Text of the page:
NASHVILLE, Tenn. (WKRN) – Young people and teenagers are becoming addicted to painkillers at an alarming rate, but you might not know that unless it has touched your own family.
That’s why a Nashville couple has been public with their own story, speaking to News 2 about what happened with their own daughter.
While walking across a certain field, the memory comes back to Betty Mason as clear and bright in her mind as the day it happened.
It was Steeplechase 2015. Betty and her husband Bruce needed to capture the moment as happiness had been fleeting.
“Her feet didn’t touch the ground,” Betty said. “She was absolutely blissful because this is where she was safe.”
Katy was a typical kid. She loved playing soccer and riding horses.
That changed at the age of 15. She met an older boy who showed her marijuana and meth, and eventually she developed an addiction to pain pills.
“It never ended for five years, from 15 to 19,” her father Bruce said.
He took action, pressing charges against the boyfriend while tending to his daughter in emergency rooms and rehabilitation.
“It was killing us, and if we had to go another six, seven years with it, it may have killed us, honestly. May have killed us,” Bruce told News 2.
When the couple took that picture of Katy running through the field, she had just been through a six-month rehab program and she graduated from high school.
There was hope.
But her journals that August reveal her ongoing struggle.
“I constantly have good and evil trying to balance out in me. I felt good when I came out of rehab. I felt like a rocket ready to take off again and like a ‘snap!’ society’s crap got back in my blood stream,” Katy wrote.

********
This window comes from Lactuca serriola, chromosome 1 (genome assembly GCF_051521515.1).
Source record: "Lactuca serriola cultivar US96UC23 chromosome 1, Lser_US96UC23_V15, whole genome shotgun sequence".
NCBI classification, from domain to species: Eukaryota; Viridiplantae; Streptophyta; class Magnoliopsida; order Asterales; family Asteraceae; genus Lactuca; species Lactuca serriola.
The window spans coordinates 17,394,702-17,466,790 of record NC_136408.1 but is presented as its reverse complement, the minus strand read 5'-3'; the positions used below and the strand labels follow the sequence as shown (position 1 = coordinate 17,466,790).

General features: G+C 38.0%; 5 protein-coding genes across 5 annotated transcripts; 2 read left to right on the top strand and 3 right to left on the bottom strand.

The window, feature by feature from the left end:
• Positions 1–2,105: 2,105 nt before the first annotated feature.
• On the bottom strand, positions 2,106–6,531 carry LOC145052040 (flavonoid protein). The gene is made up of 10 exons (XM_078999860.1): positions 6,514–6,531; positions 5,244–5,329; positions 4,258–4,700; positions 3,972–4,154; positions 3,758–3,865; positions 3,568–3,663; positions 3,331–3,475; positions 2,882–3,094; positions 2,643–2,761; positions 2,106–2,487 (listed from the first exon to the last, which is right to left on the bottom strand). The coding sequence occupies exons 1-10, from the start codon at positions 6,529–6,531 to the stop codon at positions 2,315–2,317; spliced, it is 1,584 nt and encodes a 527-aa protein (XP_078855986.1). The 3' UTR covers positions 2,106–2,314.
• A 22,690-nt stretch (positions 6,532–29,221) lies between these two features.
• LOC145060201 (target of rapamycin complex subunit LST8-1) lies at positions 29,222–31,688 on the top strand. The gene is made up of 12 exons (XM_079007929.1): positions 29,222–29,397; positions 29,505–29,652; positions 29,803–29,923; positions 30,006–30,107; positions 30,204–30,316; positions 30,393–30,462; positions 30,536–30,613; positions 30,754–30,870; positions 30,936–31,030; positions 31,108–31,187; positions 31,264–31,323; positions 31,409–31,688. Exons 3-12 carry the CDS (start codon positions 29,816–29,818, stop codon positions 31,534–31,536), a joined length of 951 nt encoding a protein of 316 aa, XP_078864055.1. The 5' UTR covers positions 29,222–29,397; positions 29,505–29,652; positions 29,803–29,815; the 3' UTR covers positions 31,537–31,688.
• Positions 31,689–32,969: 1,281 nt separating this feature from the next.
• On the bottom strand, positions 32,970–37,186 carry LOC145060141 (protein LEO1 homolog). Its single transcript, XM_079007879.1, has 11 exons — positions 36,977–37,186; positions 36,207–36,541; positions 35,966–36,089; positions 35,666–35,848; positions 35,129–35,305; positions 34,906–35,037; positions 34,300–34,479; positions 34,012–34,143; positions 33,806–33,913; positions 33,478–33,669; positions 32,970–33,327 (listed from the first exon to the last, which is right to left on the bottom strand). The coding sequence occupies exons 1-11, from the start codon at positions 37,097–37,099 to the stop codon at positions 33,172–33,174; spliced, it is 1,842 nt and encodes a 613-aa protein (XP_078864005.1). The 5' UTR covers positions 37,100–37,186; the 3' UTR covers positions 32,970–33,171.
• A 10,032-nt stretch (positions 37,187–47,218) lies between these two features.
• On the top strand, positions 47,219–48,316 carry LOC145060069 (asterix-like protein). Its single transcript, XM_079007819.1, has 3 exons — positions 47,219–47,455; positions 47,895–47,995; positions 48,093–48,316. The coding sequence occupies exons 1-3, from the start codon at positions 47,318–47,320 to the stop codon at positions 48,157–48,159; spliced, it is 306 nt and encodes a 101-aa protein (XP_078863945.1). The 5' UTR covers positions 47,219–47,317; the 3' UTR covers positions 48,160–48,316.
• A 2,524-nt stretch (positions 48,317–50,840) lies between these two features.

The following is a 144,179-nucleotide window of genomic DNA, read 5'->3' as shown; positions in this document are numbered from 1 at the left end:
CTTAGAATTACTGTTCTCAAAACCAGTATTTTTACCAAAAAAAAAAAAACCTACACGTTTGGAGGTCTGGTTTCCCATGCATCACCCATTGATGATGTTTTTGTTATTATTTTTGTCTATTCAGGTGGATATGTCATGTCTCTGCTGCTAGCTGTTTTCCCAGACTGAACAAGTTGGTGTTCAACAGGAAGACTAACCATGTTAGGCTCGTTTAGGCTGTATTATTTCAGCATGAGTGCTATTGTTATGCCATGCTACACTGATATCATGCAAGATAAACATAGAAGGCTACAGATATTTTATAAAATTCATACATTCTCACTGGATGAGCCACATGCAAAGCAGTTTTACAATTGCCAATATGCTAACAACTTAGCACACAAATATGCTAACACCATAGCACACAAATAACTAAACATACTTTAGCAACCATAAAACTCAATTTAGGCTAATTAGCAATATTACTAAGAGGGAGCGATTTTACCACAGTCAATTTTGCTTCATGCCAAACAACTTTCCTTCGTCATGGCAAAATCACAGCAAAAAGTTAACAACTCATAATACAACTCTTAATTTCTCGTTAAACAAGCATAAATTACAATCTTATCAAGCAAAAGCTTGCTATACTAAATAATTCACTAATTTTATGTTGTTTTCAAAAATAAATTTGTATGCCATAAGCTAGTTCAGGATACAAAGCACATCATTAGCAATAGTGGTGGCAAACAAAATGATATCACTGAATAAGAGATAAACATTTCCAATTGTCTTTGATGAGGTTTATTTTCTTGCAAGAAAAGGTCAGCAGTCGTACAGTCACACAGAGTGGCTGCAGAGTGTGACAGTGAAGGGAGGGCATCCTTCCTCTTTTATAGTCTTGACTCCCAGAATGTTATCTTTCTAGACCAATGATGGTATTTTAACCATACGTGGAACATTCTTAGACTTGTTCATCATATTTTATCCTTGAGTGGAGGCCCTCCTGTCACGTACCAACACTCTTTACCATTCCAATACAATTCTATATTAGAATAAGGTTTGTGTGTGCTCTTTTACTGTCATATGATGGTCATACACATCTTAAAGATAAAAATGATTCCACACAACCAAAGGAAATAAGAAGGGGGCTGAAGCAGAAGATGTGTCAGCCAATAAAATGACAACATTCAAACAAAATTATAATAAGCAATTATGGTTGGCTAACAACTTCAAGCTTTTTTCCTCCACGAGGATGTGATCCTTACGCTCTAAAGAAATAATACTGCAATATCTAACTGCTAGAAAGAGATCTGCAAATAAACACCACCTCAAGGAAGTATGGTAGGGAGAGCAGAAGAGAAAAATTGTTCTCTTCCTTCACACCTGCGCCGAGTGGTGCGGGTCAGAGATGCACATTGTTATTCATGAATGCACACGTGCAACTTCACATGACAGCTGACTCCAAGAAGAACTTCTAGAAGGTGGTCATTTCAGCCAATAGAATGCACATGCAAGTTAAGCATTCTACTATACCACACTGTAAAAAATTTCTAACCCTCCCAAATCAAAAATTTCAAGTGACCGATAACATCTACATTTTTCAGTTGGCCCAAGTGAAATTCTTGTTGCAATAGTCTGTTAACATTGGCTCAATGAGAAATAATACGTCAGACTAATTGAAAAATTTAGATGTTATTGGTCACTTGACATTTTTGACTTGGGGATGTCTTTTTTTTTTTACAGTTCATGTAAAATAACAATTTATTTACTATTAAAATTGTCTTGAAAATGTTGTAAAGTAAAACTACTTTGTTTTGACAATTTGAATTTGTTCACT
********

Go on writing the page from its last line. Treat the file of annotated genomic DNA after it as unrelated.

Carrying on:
Bruce says he went from praying for her life to praying for her soul.
“The main thing I know she was a Christian girl,” he said.
Then on May 14, 2016, one year after she oversaw last year’s race as a jump marshal, the Masons phone rang.
“We got that last 3 o’ clock in the morning call,” Betty said.
“When I walked in the room, there’s my daughter on a support system. She’s already not able to breath on her own,” she said through tears.
“And her head was kind of tilted toward me, and she had a tear running down her cheek, and I told her, ‘I know what you’re trying to tell me, that you’re sorry and that you love us,’ and you’re dad and I are here just as we have always been,” Betty continued.
She says the ninth jump at Steeplechase is the hardest one because it’s the last hurdle on the way home. She laid flowers there for her Katy.
Betty has since been working with both Tennessee overdose prevention and state lawmakers as they seek solutions to this crisis and try to help other families in the same situation.Click here for more on the opioid crisis in Tennessee.